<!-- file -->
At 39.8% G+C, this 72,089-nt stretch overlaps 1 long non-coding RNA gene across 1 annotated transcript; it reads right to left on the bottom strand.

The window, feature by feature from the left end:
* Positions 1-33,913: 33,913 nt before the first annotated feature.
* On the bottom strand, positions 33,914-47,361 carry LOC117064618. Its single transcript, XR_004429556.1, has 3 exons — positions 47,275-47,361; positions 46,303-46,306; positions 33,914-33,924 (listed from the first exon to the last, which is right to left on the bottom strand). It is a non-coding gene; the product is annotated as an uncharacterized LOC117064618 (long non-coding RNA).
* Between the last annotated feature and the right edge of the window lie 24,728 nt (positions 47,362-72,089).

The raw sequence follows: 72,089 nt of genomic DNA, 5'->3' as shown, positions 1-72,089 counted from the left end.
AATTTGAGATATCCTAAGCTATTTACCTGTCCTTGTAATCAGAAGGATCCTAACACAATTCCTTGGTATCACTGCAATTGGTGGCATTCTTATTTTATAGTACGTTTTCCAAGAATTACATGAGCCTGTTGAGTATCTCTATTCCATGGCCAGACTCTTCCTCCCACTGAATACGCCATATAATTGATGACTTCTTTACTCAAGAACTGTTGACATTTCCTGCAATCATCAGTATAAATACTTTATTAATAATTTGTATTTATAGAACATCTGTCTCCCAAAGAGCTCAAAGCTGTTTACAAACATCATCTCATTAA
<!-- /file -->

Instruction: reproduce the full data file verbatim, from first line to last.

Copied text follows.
At 39.8% G+C, this 72,089-nt stretch overlaps 1 long non-coding RNA gene across 1 annotated transcript; it reads right to left on the bottom strand.

The window, feature by feature from the left end:
* Positions 1-33,913: 33,913 nt before the first annotated feature.
* On the bottom strand, positions 33,914-47,361 carry LOC117064618. Its single transcript, XR_004429556.1, has 3 exons — positions 47,275-47,361; positions 46,303-46,306; positions 33,914-33,924 (listed from the first exon to the last, which is right to left on the bottom strand). It is a non-coding gene; the product is annotated as an uncharacterized LOC117064618 (long non-coding RNA).
* Between the last annotated feature and the right edge of the window lie 24,728 nt (positions 47,362-72,089).

The raw sequence follows: 72,089 nt of genomic DNA, 5'->3' as shown, positions 1-72,089 counted from the left end.
AATTTGAGATATCCTAAGCTATTTACCTGTCCTTGTAATCAGAAGGATCCTAACACAATTCCTTGGTATCACTGCAATTGGTGGCATTCTTATTTTATAGTACGTTTTCCAAGAATTACATGAGCCTGTTGAGTATCTCTATTCCATGGCCAGACTCTTCCTCCCACTGAATACGCCATATAATTGATGACTTCTTTACTCAAGAACTGTTGACATTTCCTGCAATCATCAGTATAAATACTTTATTAATAATTTGTATTTATAGAACATCTGTCTCCCAAAGAGCTCAAAGCTGTTTACAAACATCATCTCATTAA